pic by RAZAK GHAZALI
QUITE a number of Tun Dr Mahathir Mohamad’s supporters were upset last week when reading reports quoting PKR VP Rafizi Ramli as saying that a retirement date would be imposed on Dr Mahathir, if he did not commit to a timeline on handing power to Datuk Seri Anwar Ibrahim by early next year.
What irked them more was probably one of foreign publications which carried a blunt-bordering-on-rudeness headline which read: “Mahathir, set a retirement date or we’ll do it for you: Anwar ally Rafizi on Malaysia’s power transition.”
The responses came quick and thick, among others, questioning the wisdom of Rafizi to make such “threats” publicly and whether his views represented the PKR leadership, Anwar included.
In the light of Rafizi’s announcement of quitting politics just over two months ago, his statement to them was as political and politically-driven as it can come from a politician.
Then, like musketeers, three PKR lawmakers threw their weight behind Rafizi’s demand that Dr Mahathir set the timeline. One even argued that all that ailed the nation will be cured once Anwar took over.
All these had further upset Dr Mahathir’s supporters. However, amid them was a contrarian, who felt that Dr Mahathir’s supporters and Parti Pribumi Bersatu Malaysia members and leaders should be glad that the ultimatum came from Rafizi.
He argued that they shouldn’t be rankled by Rafizi, given his track record in “strategising” for PKR — referencing on the 2014 Kajang Move, as well as his more recent attempt to win the PKR deputy presidency against incumbent Datuk Seri Mohamed Azmin Ali.
The contrarian may be justified, given the manner the Kajang Move panned out in which it was planned and executed by Rafizi, intended to remove then Selangor Mentri Besar Tan Sri Khalid Ibrahim and replace him with Anwar. However, Anwar was disqualified following his incarceration, and the move shifted towards making Anwar’s wife Datin Seri Wan Azizah Wan Ismail the replacement.
However, Rafizi did not factor in the palace’s role in such an appointment and in the end, Azmin got the coveted post.
In that context, if Rafizi’s plans end up benefitting his bitter rival, the contrarian is quite correct in not wanting his peers to get riled up with Rafizi’s comments and ultimatum.
Further, how much can Rafizi’s ultimatum be taken seriously when he couldn’t dislodge Azmin as the PKR deputy president despite all and sundry being aware that he was backed by the party top leadership and all the president’s men.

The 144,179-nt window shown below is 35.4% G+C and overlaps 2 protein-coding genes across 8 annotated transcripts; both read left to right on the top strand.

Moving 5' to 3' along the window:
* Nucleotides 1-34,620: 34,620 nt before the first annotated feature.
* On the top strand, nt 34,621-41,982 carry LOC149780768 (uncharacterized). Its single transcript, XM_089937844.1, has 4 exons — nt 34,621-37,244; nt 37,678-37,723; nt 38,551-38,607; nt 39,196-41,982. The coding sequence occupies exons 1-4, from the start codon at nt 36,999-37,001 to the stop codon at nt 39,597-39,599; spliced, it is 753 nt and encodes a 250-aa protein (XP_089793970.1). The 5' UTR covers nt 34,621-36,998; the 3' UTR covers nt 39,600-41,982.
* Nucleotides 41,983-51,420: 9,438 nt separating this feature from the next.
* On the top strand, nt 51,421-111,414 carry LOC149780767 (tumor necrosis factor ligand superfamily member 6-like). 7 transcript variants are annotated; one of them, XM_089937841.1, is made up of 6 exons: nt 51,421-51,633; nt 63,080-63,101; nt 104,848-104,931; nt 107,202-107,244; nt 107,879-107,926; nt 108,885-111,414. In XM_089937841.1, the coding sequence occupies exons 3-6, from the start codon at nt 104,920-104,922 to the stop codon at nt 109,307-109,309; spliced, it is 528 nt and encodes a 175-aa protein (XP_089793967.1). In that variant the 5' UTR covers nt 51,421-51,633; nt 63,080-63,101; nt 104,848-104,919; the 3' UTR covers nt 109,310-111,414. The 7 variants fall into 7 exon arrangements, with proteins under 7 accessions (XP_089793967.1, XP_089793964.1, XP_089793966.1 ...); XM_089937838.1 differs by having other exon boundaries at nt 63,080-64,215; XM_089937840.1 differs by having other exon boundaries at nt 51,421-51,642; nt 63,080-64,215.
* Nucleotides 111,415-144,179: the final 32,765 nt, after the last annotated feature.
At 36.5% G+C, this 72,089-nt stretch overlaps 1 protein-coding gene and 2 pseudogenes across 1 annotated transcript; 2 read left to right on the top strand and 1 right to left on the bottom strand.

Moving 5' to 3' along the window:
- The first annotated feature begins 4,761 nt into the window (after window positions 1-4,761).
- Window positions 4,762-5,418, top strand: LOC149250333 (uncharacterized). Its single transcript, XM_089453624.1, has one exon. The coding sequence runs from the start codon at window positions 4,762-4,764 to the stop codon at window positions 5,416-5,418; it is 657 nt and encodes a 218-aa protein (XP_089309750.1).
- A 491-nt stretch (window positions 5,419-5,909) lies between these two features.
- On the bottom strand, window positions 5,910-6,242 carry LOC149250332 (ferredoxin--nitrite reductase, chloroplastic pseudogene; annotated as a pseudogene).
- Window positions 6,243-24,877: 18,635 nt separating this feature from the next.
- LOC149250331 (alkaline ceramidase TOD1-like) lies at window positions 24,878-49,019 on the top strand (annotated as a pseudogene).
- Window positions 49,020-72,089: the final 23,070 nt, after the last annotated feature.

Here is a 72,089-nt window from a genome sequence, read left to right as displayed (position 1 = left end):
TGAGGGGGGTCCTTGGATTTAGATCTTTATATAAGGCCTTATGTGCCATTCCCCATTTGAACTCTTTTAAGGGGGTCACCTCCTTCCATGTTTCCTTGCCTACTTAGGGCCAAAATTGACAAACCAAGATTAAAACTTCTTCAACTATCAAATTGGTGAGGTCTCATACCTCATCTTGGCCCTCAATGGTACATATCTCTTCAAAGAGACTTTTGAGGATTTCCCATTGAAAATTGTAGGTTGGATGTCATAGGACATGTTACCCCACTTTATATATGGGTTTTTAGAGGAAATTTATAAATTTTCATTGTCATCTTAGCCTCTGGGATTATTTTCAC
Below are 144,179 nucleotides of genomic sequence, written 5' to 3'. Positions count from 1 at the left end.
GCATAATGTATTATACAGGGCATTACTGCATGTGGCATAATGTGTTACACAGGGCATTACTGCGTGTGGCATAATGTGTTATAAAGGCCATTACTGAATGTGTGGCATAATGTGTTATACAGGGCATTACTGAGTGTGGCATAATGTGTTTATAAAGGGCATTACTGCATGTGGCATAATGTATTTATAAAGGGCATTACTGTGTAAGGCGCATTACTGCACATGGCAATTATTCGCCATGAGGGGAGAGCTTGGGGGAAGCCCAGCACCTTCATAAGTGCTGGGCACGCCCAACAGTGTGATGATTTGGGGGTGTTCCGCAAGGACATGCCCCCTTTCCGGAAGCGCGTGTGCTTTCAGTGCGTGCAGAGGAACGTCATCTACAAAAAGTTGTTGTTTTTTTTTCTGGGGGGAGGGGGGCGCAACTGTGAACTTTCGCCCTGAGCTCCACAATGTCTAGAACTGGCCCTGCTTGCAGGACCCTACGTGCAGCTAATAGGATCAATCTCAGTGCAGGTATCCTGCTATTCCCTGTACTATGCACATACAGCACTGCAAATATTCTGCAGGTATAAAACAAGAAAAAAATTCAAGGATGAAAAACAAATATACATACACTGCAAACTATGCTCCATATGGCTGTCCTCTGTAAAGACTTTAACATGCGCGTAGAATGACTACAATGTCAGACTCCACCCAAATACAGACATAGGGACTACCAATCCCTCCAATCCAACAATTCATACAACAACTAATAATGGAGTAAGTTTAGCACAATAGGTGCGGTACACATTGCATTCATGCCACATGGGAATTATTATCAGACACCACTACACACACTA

More of concern should be the opinion that Anwar’s ascension to the Prime Ministership will solve the problems besieging the country.
Coming at a time when recent polls showed that Anwar only enjoys 13% of the Malay support, the nation’s racial and religious divide, considered the most challenging, is unlikely to be resolved either.
But worse, if Dr Mahathir is to be pressured to step down before time, the possibilities of the divide widening are very real and the Pakatan Harapan coalition crumbling is unavoidable.
Actually, the framing on issue of transition had been skewed from the start.
The way some of the PKR stalwarts had been framing the issue is as if Dr Mahathir is reneging, or planning to renege from the promise to hand over to Anwar after two to three years of the Prime Ministership.
For context, Dr Mahathir would only be reneging if at the end of the third year, he refused to step down and hand over to Anwar, but this is something he had repeatedly affirmed that he would honour the promise.
And why, at the end of three years and not two? Conventional wisdom shows when a promise is made that it will be fulfilled between two and three years, the one making the promise will only be accused of reneging it at the end of the three years and not after two years.
And given the manner the PKR lawmakers and leaders had been pushing for Dr Mahathir to set a timeline and some demanding he steps down even after he was only in office for one year, it is them who had reneged from the promise.
And they can’t use their distrust over him not honouring the promise as a justification.
That’s politics, some may argue, but if they are sure that they have the support and they want Dr Mahathir to step down earlier, instead of giving ultimatums which Dr Mahathir should just ignore, then the next best thing they could do is to push for a vote of no confidence.
That is ultimately the best option in a parliamentary democracy if they are impatient and want the transfer of power to be effected before the end of the three years.
After all, their clarion call for reformation is filled with democratic ideals and conventions. And taking that route will prove their mettle as democrats.
Shamsul Akmar is the editor at The Malaysian Reserve.